In Kansas, and now in Indiana where we live, it's all about basketball this time of year. We've watched the promised teams lose and the surprises come to life, and it's all about the thrill of saying what's best.
The other day, I got to thinking. After reading others complain about their environmental efforts slowing due to lack of money or motivation, I started to think about what are my top tips for staying green and on budget. So here you are. My Sweet Sixteen.
In the Family Bracket:
- Get your kids involved. Whether it's growing food and flowers in a pot or teaching them about recycling, kids will absorb the lessons you demonstrate now. And your actions are just as powerful as words.
- Keep an eye on clothes (or toys, for that matter). Do you need 2 dozen t-shirts for your toddler? Probably not. Do a realistic check of what you really need to run your home, and donate the rest to charity.
- Keep expectations simple. Kids like stuff, and feeding the monster is only going to make things worse. If your child is raised to have a TV with a DS at four, be shuttled to various activities each night and have a cell phone before he knows all digits of his home number, his expectations for "stuff" aren't likely to be pacified with just that. Instead, plan for simpler activities and more relaxing routines.
- Give your child ownership. There's a big difference between watching mommy plant some seeds and letting them do it themselves. By giving them a "job" for them to take ownership of, you're helping your child contribute, learn a skill and take pride in his or her "successes" (even if you've helped a lot along the way.) And there's nothing wrong with any of that!
In the Food Bracket:
- Support your local farmers. Sure, you can score high-priced items (like the salmon I splurged on a few weeks back) at a farmers market, but you can find many, many types of in-season produce that were literally picked hours before. They taste far better and are oftentimes better on your budget.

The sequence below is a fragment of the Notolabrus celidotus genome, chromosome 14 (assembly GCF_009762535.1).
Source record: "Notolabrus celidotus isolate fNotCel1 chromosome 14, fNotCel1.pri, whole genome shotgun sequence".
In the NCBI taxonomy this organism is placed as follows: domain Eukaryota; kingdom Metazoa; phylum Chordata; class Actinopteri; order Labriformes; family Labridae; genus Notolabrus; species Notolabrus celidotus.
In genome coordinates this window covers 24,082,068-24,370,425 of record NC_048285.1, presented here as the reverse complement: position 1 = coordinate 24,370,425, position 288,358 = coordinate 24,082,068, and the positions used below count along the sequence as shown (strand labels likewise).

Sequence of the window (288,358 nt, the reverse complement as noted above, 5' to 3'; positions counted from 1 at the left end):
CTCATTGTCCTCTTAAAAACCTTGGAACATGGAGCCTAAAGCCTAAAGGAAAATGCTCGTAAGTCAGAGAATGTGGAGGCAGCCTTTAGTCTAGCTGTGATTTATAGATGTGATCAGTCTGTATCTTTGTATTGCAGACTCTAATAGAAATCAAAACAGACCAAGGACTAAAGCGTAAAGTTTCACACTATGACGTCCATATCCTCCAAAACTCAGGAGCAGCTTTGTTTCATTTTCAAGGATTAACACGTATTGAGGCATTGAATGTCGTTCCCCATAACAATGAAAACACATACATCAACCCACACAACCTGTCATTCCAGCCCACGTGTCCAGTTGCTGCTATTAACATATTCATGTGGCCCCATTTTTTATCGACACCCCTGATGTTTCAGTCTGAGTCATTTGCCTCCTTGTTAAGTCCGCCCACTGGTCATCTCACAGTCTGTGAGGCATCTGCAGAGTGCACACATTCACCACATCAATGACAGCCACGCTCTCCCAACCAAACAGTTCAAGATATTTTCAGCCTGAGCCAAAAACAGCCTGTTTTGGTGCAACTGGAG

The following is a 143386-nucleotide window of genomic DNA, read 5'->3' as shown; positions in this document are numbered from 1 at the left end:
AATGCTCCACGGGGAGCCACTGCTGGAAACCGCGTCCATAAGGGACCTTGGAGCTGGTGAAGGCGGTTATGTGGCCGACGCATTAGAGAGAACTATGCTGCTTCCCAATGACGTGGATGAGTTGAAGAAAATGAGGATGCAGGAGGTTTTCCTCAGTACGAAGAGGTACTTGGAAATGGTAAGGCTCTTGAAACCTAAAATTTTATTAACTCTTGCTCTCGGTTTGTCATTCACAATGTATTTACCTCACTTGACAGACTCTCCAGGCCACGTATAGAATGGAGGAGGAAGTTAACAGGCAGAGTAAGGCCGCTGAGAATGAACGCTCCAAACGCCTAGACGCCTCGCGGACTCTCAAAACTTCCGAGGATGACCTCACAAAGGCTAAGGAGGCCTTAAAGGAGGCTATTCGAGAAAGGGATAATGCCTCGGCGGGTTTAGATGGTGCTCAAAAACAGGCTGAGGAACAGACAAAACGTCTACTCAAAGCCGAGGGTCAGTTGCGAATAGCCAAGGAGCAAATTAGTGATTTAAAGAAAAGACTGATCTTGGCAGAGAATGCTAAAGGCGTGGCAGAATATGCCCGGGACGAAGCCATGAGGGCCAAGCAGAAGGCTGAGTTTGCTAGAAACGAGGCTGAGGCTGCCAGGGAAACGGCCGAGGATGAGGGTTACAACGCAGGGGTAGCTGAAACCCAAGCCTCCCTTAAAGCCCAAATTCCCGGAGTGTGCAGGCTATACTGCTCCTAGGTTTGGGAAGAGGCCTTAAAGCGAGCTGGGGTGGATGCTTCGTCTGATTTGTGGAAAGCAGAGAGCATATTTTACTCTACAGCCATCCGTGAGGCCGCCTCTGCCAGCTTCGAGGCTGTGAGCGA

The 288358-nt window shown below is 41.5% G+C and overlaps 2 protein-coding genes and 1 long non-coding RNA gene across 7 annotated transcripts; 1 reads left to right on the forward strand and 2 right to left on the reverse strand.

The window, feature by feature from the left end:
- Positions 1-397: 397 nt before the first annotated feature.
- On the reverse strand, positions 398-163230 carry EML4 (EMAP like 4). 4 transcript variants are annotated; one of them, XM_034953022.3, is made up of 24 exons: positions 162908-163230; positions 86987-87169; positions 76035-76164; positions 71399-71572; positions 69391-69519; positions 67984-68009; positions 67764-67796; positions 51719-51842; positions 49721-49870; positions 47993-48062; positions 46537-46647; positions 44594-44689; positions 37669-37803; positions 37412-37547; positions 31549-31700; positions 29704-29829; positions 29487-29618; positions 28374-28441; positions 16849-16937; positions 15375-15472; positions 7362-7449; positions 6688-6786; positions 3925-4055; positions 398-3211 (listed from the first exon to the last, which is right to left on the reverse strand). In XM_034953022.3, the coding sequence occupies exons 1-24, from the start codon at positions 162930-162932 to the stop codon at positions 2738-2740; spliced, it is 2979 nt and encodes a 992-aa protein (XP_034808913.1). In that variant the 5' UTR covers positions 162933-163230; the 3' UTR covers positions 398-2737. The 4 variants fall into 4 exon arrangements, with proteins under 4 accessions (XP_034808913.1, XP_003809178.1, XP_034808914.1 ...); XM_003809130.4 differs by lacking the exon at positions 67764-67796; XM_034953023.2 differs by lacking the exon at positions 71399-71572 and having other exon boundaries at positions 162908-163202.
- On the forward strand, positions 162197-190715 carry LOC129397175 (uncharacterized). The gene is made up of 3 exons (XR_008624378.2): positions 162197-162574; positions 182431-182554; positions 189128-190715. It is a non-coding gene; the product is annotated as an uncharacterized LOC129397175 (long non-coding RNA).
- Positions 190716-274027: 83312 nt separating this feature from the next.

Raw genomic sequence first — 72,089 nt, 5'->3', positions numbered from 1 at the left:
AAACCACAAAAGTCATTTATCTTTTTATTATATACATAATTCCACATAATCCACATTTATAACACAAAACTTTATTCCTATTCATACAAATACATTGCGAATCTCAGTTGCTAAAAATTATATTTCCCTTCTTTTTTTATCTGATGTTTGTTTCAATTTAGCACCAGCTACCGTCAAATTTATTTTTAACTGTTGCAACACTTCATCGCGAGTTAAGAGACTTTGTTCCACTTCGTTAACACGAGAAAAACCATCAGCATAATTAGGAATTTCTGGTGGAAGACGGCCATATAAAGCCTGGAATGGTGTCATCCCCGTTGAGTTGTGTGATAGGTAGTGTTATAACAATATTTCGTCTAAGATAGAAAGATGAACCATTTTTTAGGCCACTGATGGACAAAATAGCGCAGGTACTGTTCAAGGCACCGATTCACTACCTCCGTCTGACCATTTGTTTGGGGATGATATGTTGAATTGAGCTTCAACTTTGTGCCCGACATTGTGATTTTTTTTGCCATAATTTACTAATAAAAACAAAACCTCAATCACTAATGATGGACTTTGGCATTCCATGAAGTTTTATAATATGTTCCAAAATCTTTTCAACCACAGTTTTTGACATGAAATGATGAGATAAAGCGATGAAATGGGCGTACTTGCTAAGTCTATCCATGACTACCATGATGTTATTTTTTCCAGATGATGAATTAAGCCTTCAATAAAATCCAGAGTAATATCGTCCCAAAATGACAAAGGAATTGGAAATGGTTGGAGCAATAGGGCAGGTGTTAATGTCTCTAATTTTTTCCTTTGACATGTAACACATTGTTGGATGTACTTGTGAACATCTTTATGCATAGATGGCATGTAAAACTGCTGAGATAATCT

- Grow your own. It's surprisingly simple. Have a brown thumb? Relax. Start small with a few herbs or a tomato plant in a pot. Or try easy plants like lettuces or onions, which I've found you can plant and just let them do your thing.
- Plan your menus. It's one of the biggest challenges I have - planning a menu. But by incorporating seasonal food and sales into your weekly meal plan, you can save by not buying expensive cuts or out-of-season produce, and even having to not buy meals out of the office.
- Drop the convenience packaging. Instead of buying 100-calorie packs, it's simple to repackage your snacks items into small, reusable containers.
In the Living Bracket:
- Pull trips together. I read a statistic the other day that says the average mom spends 17 days a year in the car with her kids - and I'm assuming that doesn't include any commutes to work or "time alone." For your sanity's sake and to reduce your mileage, opt to plan your errands to include several stops at once. It's simple, but it's worth it.
- Watch your work's impact. Are you guilty of being swallowed by your paper trails? Make smaller changes to how you do business. Take on many of the green tips you do at home. Or take on a volunteer recycling program in your office.
- Slow down your nights out. Yes, it's nice to have a dinner out, but loud people and long waits doesn't always make a great combination. And I want to hear my friends when I'm spending time with them! Instead, bring your nights in. Cook a dinner at home, open a bottle of wine and enjoy each others' company.
- Watch your spending. Think about that advice you got as kids: Do you want your allowance spent on candy or other junk, or would you like to save up for something bigger? In these tough times, while it's easy to "justify" a treat like an evening shopping or a dinner out, I'd prefer to reduce the amount of clutter around me and not buy things. A trip to see a friend of mine in Puerto Rico is well worth a few hours of self-denial!
In the Home Bracket:
- Greener cleaners. I've used baking soda and vinegar for many of my cleaning needs, and frankly, the bottled cleaners I'd bought long ago are still locked under my sink.
- Clean out for a cause. Your trash might not necessarily be treasure, but items in good condition can be donated to a number of good causes.
- Conserve. I know it's been said over and over, but watching your thermostat, your water usage, using power strips, etc., makes a huge difference on resources wasted - and positively impacts your bottom line!
- Simplify your gardening. I know neighbors who invest a lot of time and effort on chemical fertilizers, pruning every bit of their yard, etc. Their yards are green under the snow, I think! But we've taken a more natural approach. Sure, our grass turns browner in late summer, but it always grows back fine, especially after a good rain. You can also lighten up your gardening as well. The best tip I ever got was at a farmers market: The woman recommended that I put a small amount of compost into a seed hole, rather than mix a lot of compost throughout the garden bed. For someone who can't have a compost pile, it was a great idea, keeping me from buying a lot of potentially unneeded compost bags! And I noticed no difference.
So what makes your "Final Four" tips for staying green without losing your head or wallet? Any dark horses I missed?